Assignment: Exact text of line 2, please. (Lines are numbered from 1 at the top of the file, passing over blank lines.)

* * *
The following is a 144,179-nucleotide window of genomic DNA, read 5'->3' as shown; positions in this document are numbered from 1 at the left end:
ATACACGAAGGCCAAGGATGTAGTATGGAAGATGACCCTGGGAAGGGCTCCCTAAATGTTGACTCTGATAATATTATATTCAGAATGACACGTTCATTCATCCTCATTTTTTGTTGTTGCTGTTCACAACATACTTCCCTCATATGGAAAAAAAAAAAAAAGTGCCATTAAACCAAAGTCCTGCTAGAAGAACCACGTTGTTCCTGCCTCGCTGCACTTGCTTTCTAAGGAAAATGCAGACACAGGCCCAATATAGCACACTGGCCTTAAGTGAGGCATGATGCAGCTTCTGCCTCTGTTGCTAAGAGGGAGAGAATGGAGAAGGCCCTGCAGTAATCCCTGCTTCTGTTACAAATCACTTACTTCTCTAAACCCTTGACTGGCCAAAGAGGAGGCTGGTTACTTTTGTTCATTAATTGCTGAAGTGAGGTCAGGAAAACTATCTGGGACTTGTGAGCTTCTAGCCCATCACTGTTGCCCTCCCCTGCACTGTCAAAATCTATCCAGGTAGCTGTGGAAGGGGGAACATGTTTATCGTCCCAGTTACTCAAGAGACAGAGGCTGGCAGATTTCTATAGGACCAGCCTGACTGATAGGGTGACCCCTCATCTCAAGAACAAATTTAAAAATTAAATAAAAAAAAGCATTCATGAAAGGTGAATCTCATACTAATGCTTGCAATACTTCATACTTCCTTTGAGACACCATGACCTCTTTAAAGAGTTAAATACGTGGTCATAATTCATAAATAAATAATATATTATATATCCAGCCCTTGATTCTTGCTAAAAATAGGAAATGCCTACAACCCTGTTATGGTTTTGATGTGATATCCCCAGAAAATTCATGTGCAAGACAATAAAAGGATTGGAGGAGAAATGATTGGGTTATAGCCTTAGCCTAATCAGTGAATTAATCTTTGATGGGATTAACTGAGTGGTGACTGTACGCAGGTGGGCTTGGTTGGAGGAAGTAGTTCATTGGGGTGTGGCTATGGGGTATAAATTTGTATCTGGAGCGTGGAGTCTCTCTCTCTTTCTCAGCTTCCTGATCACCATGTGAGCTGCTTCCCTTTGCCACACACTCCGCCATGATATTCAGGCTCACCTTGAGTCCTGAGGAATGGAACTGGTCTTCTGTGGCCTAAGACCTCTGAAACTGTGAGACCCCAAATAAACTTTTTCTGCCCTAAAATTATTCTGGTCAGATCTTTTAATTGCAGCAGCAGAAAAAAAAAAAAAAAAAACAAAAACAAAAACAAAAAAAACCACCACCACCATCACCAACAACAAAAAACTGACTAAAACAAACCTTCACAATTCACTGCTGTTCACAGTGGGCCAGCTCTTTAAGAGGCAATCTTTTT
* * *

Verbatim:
ATACACGAAGGCCAAGGATGTAGTATGGAAGATGACCCTGGGAAGGGCTCCCTAAATGTTGACTCTGATAATATTATATTCAGAATGACACGTTCATTCATCCTCATTTTTTGTTGTTGCTGTTCACAACATACTTCCCTCATATGGAAAAAAAAAAAAAAGTGCCATTAAACCAAAGTCCTGCTAGAAGAACCACGTTGTTCCTGCCTCGCTGCACTTGCTTTCTAAGGAAAATGCAGACACAGGCCCAATATAGCACACTGGCCTTAAGTGAGGCATGATGCAGCTTCTGCCTCTGTTGCTAAGAGGGAGAGAATGGAGAAGGCCCTGCAGTAATCCCTGCTTCTGTTACAAATCACTTACTTCTCTAAACCCTTGACTGGCCAAAGAGGAGGCTGGTTACTTTTGTTCATTAATTGCTGAAGTGAGGTCAGGAAAACTATCTGGGACTTGTGAGCTTCTAGCCCATCACTGTTGCCCTCCCCTGCACTGTCAAAATCTATCCAGGTAGCTGTGGAAGGGGGAACATGTTTATCGTCCCAGTTACTCAAGAGACAGAGGCTGGCAGATTTCTATAGGACCAGCCTGACTGATAGGGTGACCCCTCATCTCAAGAACAAATTTAAAAATTAAATAAAAAAAAGCATTCATGAAAGGTGAATCTCATACTAATGCTTGCAATACTTCATACTTCCTTTGAGACACCATGACCTCTTTAAAGAGTTAAATACGTGGTCATAATTCATAAATAAATAATATATTATATATCCAGCCCTTGATTCTTGCTAAAAATAGGAAATGCCTACAACCCTGTTATGGTTTTGATGTGATATCCCCAGAAAATTCATGTGCAAGACAATAAAAGGATTGGAGGAGAAATGATTGGGTTATAGCCTTAGCCTAATCAGTGAATTAATCTTTGATGGGATTAACTGAGTGGTGACTGTACGCAGGTGGGCTTGGTTGGAGGAAGTAGTTCATTGGGGTGTGGCTATGGGGTATAAATTTGTATCTGGAGCGTGGAGTCTCTCTCTCTTTCTCAGCTTCCTGATCACCATGTGAGCTGCTTCCCTTTGCCACACACTCCGCCATGATATTCAGGCTCACCTTGAGTCCTGAGGAATGGAACTGGTCTTCTGTGGCCTAAGACCTCTGAAACTGTGAGACCCCAAATAAACTTTTTCTGCCCTAAAATTATTCTGGTCAGATCTTTTAATTGCAGCAGCAGAAAAAAAAAAAAAAAAAACAAAAACAAAAACAAAAAAAACCACCACCACCATCACCAACAACAAAAAACTGACTAAAACAAACCTTCACAATTCACTGCTGTTCACAGTGGGCCAGCTCTTTAAGAGGCAATCTTTTT